3. Thorey Elisdottir, Georgia, 2001, 14-9 1/2i
4. Becky Holliday, Oregon, 2003, 14-8
5. Lacy Janson, Florida State, 2003, 14-7 1/4i
5. Tracy O'Hara, UCLA, 2000, 14-7 1/4
, 7. Kate Soma, Washington, 2005, 14-3 1/2i
7. Melissa Price, Fresno State, 1998, 14-3 1/2
9. April Steiner, Arkansas, 2003, 14-3 1/4i
9. Tamara Diles, Wash. State, 2002, 14-3 1/4i

Vault Supremacy: There is little doubt that Washington reigns supreme in the world of collegiate women's vaulting. Four UW women qualified for the 2005 NCAA Indoor Championships, most-ever for any team in the event. Senior Kate Soma and junior Ashley Wildhaber each earned All-America honors with top-five finishes, giving UW four vaulters with career top-13 NCAA finishes under their belts, including a 13th-place finish by sophomore Stevie Marshalek on Saturday, and an 11th-place finish by junior Carly Dockendorf at the 2004 NCAA outdoor meet. The four also are the only quartet in collegiate vault history to each boast bests above 13-5, including marks by Soma (14-3 1/2) and Wildhaber (13-9 1/4) that rank among the top-10 in Pac-10 Conference history.

All-Time Pac-10 Pole Vault Top-10
Name, School, Year, Mark

1. Chelsea Johnson, UCLA, 2004, 15-0
2. Amy Linnen, Arizona, 2002, 14-10 1/4i
3. Becky Holliday, Oregon, 2003, 14-8
4. Tracy O'Hara, UCLA, 2000, 14-7 ¼
5. Kate Soma, Washington, 2005, 14-3 1/2i
6. Tamara Diles, Wash. State, 2002, 14-3 1/4i
7. Nikki McEwen, Oregon, 2003, 14-1 1/4
7. Connie Jerz, Arizona, 2003, 14-1 1/4
9. Ashley Wildhaber, Washington, 2005, 13-9 1/4i
9. Andrea Dutoit, Arizona, 2001, 13-9 1/4

Moving On Up: Including her second-place effort at the 2005 NCAA Indoor Championships, senior Kate Soma has matched or improved her finish in each of her six-career appearances at the NCAA meet, having placed 16th outdoors in 2002, 12th indoors and seventh outdoors in 2003, fifth (tied) indoors and second outdoors in 2004, and second indoors in 2005. Should that trend continue at June's NCAA Outdoor meet, Soma could become just the third NCAA champion in UW women's history, and the first since 1988.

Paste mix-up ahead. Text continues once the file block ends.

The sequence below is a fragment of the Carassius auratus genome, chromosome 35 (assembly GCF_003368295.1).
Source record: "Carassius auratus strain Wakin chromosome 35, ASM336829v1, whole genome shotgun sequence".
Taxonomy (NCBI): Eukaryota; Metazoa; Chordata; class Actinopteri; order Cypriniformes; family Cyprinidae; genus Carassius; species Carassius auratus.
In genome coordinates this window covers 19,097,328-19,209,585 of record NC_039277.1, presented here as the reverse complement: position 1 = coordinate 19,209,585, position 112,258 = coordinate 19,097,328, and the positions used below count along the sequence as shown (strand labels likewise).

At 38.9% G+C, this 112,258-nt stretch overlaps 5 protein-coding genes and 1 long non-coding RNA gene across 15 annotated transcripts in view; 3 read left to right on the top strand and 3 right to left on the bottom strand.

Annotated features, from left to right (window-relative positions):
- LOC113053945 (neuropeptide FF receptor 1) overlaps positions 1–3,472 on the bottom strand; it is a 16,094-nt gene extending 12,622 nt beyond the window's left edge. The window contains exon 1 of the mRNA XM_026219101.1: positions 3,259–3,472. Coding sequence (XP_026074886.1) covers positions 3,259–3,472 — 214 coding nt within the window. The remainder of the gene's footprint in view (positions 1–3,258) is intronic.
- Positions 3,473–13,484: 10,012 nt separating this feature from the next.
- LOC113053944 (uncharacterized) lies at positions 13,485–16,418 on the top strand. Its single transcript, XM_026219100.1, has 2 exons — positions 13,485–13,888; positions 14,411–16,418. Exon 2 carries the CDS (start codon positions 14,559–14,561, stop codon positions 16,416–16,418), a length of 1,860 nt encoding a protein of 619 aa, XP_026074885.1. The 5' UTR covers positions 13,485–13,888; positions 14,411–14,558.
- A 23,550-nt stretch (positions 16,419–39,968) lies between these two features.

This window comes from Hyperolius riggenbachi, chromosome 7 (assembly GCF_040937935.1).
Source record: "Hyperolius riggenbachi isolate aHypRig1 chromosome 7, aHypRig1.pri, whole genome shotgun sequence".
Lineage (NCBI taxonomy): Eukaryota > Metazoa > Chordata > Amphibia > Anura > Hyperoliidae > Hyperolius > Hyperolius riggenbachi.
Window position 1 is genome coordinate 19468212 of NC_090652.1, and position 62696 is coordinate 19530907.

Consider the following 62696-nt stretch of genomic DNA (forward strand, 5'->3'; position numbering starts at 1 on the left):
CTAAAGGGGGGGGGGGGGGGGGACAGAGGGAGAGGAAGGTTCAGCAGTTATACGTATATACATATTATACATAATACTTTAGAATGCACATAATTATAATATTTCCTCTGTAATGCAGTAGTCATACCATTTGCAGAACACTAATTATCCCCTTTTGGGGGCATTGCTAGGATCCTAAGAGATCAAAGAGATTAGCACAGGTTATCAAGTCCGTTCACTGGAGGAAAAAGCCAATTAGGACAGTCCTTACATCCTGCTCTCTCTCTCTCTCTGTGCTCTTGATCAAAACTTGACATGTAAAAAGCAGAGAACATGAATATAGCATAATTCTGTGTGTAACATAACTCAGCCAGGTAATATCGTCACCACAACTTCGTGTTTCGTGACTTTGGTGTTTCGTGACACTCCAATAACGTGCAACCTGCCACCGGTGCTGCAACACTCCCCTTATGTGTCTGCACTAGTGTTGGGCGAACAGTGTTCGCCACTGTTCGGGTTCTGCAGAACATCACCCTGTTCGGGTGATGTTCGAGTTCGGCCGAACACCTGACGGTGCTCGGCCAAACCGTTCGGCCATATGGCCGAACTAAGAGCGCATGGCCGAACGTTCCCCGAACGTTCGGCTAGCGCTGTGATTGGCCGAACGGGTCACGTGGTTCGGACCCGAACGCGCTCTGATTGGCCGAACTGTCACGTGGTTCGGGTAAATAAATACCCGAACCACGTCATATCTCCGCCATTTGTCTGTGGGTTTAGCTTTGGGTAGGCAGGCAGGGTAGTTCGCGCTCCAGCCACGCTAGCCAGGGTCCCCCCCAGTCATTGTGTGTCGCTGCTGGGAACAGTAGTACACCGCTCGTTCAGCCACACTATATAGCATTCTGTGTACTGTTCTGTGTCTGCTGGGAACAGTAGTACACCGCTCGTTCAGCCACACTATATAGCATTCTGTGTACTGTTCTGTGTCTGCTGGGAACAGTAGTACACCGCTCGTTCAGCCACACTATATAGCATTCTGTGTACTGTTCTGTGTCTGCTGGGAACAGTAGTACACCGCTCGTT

Rare Double: From the first time she entered a pole vault competition -- going 12-1 1/2 at Husky Stadium in 2002 -- it was obvious that junior Carly Dockendorf, already a decorated UW gymnast, was in an elite class of athletes. Just two years later, Dockendorf moved into a class all her own, adding an NCAA Track Championships berth to the NCAA Gymnastics invite she earned last April. While it is not uncommon for a college athlete to compete in multiple NCAA Championships in one year -- track/cross country and volleyball/basketball doubles being among the most common -- to do so in two unrelated sports in which qualification is based on individual, not team, performance is extremely rare. Dockendorf finished 11th in her NCAA pole vault debut, after placing 24th on the floor exercise at April's NCAA gymnastics meet. The junior nearly repeated the feat this season, placing 17th in the pole vault at March's NCAA Indoor Track Championships before falling one-tenth of a point shy of qualifying for the NCAA gymnastics meet in April.

Double-Duty Dockendorf: There is no doubt that pole vaulter/gymnast Carly Dockendorf is one of the finest two-sport athletes in UW history. The Port Moody, B.C., native added to her legend in March with a 17th-place finish in the vault at the NCAA Indoor Championships in Arkansas, just 19 hours after competing in Utah for the Husky gymnastics team. Balancing two sports, though, is nothing new to Dockendorf -- the junior earned a second-straight NCAA gymnastics berth last April, before a terrific 2004 track season that included a sixth-place finish at the Pac-10 meet, third place at the NCAA Regional, and 11th place at June's NCAA Championships. After missing the first two months of the 2005 indoor track season with an injury, Dockendorf cleared 13-5 1/4 in her Mar. 5 season debut to cinch an NCAA berth, and move into sole possession of eighth-place in Canadian women's history. Amazingly, Dockendorf has been pole vaulting for less than three years, having begun the sport only after seeing Husky vaulters working out at Dempsey Indoor during her freshman gymnastics season in 2002. Dockendorf began her two-sport double on a full-time basis in 2003, winning All-America honors on the gymnastics floor while placing eighth in the pole vault at the Pac-10 Championships. Her seven perfect 10s are the most by any UW gymnast all-time, while her six-career vaults over 13 feet rank second in UW history.